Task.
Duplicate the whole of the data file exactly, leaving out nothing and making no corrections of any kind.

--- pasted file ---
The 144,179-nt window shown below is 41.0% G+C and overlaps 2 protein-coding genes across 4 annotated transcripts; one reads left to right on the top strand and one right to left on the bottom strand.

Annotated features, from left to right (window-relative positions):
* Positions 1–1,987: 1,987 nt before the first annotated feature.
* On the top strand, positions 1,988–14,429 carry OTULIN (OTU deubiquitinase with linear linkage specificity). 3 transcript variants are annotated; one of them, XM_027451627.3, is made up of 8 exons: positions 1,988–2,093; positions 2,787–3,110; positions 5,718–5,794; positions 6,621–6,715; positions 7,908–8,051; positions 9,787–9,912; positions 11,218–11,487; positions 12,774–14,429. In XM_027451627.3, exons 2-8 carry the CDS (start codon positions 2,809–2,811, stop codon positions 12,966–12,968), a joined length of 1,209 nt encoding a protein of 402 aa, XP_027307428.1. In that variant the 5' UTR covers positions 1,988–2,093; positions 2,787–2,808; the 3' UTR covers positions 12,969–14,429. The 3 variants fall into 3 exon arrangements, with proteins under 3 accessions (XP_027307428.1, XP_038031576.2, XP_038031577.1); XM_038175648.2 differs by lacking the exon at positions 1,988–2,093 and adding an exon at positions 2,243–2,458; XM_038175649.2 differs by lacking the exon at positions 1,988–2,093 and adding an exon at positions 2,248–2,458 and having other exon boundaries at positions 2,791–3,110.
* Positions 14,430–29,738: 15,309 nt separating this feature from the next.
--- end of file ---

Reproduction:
The 144,179-nt window shown below is 41.0% G+C and overlaps 2 protein-coding genes across 4 annotated transcripts; one reads left to right on the top strand and one right to left on the bottom strand.

Annotated features, from left to right (window-relative positions):
* Positions 1–1,987: 1,987 nt before the first annotated feature.
* On the top strand, positions 1,988–14,429 carry OTULIN (OTU deubiquitinase with linear linkage specificity). 3 transcript variants are annotated; one of them, XM_027451627.3, is made up of 8 exons: positions 1,988–2,093; positions 2,787–3,110; positions 5,718–5,794; positions 6,621–6,715; positions 7,908–8,051; positions 9,787–9,912; positions 11,218–11,487; positions 12,774–14,429. In XM_027451627.3, exons 2-8 carry the CDS (start codon positions 2,809–2,811, stop codon positions 12,966–12,968), a joined length of 1,209 nt encoding a protein of 402 aa, XP_027307428.1. In that variant the 5' UTR covers positions 1,988–2,093; positions 2,787–2,808; the 3' UTR covers positions 12,969–14,429. The 3 variants fall into 3 exon arrangements, with proteins under 3 accessions (XP_027307428.1, XP_038031576.2, XP_038031577.1); XM_038175648.2 differs by lacking the exon at positions 1,988–2,093 and adding an exon at positions 2,243–2,458; XM_038175649.2 differs by lacking the exon at positions 1,988–2,093 and adding an exon at positions 2,248–2,458 and having other exon boundaries at positions 2,791–3,110.
* Positions 14,430–29,738: 15,309 nt separating this feature from the next.